Docwra's Manor and Crossing House - two glorious gardens near Cambridge

Docwra's Manor in Shepreth, Cambridgeshire - there are  more than two acres of gardens behind the house
Drive into the sleepy village of Shepreth, just eight miles outside Cambridge and you'll be amazed to find two astounding gardens at opposite ends of the same street. The first, Docwra's Manor, was created by well-known plantswoman, Faith Raven and her husband, John, a distinguished botanist and author of "The Botanist's Garden". The second - The Crossing House - is the work of Mr and Mrs Douglas Fuller, who started out as amateur gardeners, but often sought help from their knowledgeable neighbours down the road. 
When the Ravens arrived here in 1954, there was no garden, but there were some fine trees and together the newleyweds created the plantsman's paradise that's open to the public today. The Crossing House, at the other end of the village, is a labyrinth of intricate planting right next to the railway line, which has evolved over the years, thanks to the gardening skills of the Fullers. Both gardens are delightful, but share many similar characteristics, although on entirely different scales.
There is a labyrinth of garden rooms to the west of the manor, where rare species grow alongside hardy perennials 
Docwra's Manor has been on my Wish List for some time and I passed through on my way to Easton Walled Gardens a couple of weeks ago. It's open all year on Wednesdays and Fridays (10.00-16.00) and the first Sunday of every month from 14.00-16.00, March to November. Absolutely ablaze with colour and contour at this time of year, the garden was created by Faith and her husband around the very pretty house (top). They arrived here in 1954 when they were first married and spent the next 25 years creating the garden you see today, which is filled with interesting cultivars gathered during their forays into the Eastern Mediterranean over the years. John died in 1980, but Faith has carried on gardening here.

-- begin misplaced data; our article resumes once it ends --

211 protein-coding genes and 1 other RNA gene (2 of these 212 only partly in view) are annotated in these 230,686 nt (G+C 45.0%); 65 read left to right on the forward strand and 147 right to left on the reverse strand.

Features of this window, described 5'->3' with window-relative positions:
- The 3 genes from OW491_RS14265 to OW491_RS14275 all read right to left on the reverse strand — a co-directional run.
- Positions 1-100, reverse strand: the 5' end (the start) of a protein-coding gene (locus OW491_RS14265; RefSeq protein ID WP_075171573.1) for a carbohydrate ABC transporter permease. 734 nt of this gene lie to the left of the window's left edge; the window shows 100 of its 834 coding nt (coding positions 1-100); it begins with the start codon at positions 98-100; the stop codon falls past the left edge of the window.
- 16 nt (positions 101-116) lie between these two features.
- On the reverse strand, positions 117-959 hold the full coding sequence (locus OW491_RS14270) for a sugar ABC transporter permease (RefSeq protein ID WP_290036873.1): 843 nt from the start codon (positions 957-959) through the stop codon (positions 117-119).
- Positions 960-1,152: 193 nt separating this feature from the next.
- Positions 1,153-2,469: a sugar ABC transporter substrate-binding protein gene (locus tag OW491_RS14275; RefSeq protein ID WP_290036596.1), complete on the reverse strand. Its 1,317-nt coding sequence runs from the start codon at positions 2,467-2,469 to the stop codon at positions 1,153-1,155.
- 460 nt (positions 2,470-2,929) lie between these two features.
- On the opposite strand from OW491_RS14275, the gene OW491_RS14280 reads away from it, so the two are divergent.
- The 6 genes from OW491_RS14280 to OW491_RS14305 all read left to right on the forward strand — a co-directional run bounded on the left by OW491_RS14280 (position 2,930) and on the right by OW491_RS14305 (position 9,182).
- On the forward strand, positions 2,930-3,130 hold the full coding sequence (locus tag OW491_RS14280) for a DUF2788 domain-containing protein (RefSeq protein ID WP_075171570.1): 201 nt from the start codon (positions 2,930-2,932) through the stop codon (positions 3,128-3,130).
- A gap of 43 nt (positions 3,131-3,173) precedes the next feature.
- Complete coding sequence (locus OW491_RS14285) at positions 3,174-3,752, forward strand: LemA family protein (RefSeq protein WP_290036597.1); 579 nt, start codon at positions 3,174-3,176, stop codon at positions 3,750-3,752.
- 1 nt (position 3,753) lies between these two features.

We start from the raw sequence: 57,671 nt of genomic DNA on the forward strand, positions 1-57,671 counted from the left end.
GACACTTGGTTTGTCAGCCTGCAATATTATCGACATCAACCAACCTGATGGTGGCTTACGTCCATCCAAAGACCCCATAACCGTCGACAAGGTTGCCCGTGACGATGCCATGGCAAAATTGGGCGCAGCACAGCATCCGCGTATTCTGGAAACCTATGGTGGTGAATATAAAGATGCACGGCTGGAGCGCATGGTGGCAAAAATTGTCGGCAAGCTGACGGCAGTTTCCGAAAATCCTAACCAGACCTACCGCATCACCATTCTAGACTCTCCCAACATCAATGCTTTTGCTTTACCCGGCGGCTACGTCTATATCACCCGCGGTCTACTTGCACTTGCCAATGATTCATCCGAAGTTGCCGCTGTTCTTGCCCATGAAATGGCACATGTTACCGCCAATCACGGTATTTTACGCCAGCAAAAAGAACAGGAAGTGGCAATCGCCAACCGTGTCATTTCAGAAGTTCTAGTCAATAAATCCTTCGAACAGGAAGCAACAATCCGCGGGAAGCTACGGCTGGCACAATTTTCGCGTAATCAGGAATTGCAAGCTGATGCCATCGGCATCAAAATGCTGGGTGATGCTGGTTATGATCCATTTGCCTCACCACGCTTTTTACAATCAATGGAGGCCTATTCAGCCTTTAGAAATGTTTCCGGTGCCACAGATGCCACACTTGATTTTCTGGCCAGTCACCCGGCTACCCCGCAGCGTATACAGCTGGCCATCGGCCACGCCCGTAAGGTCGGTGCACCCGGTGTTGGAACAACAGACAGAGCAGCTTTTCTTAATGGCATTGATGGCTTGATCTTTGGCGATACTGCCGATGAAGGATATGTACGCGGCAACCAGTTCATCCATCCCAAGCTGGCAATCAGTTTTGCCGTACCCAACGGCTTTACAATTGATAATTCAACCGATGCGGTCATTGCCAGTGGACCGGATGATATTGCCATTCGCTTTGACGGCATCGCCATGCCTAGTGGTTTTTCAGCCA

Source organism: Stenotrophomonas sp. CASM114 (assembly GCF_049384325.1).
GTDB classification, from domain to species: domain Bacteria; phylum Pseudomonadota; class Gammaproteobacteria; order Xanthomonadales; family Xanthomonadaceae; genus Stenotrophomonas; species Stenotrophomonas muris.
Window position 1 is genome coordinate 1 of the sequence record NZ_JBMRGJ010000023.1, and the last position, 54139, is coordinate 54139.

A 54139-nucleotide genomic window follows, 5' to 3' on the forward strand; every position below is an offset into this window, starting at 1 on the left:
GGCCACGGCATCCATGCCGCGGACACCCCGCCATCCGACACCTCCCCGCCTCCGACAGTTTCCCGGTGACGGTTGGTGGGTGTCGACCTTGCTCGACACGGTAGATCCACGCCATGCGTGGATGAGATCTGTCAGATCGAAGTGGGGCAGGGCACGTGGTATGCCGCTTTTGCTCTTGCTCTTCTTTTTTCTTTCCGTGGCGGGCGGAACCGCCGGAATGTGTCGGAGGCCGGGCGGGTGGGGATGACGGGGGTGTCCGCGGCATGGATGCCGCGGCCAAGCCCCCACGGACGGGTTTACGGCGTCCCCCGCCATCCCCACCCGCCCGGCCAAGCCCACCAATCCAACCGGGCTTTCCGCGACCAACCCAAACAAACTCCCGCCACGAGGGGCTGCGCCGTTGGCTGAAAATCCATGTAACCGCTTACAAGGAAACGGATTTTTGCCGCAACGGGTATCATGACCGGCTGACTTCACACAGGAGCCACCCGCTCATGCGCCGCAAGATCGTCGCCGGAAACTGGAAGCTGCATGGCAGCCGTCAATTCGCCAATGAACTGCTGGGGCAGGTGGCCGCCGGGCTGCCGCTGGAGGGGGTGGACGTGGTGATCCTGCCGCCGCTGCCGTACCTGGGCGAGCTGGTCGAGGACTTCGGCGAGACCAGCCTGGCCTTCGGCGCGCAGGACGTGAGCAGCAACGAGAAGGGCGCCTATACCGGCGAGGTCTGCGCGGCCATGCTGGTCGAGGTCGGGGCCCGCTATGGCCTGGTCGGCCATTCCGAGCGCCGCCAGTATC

Mini gates keep the abundant perennials in check around the garden
Faith Raven, who's an octogenarian, divides her time between her lovely Shepreth home and Ardtornish in Argyll, Scotland where she has a very different woodland garden.The whole family are gardeners and Faith's daughter, Sarah Raven is married to Adam Nicholson of Sissinghurst, and has her own astounding garden at Perch Hill in Sussex, which I visited last year. Average rainfall is very low in this part of Cambridgeshire, so the Ravens needed to find plants that could survive with little water, and planted rarer drought-tolerant plants alongside hardy English perennials. 
It's hard to believe that there's less than three acres of garden at Docwra's manor
I met head gardener, David Aitchison, who's a painter and sculptor when not at work at Docwra's Manor and he told me that gardening is remarkably similar to the fine art disciplines, when planning and planting. It is his skills, combined with Faith Raven's that have kept charming cottage garden vibrant and alive, with its subtle colour palette and interesting plant mixes.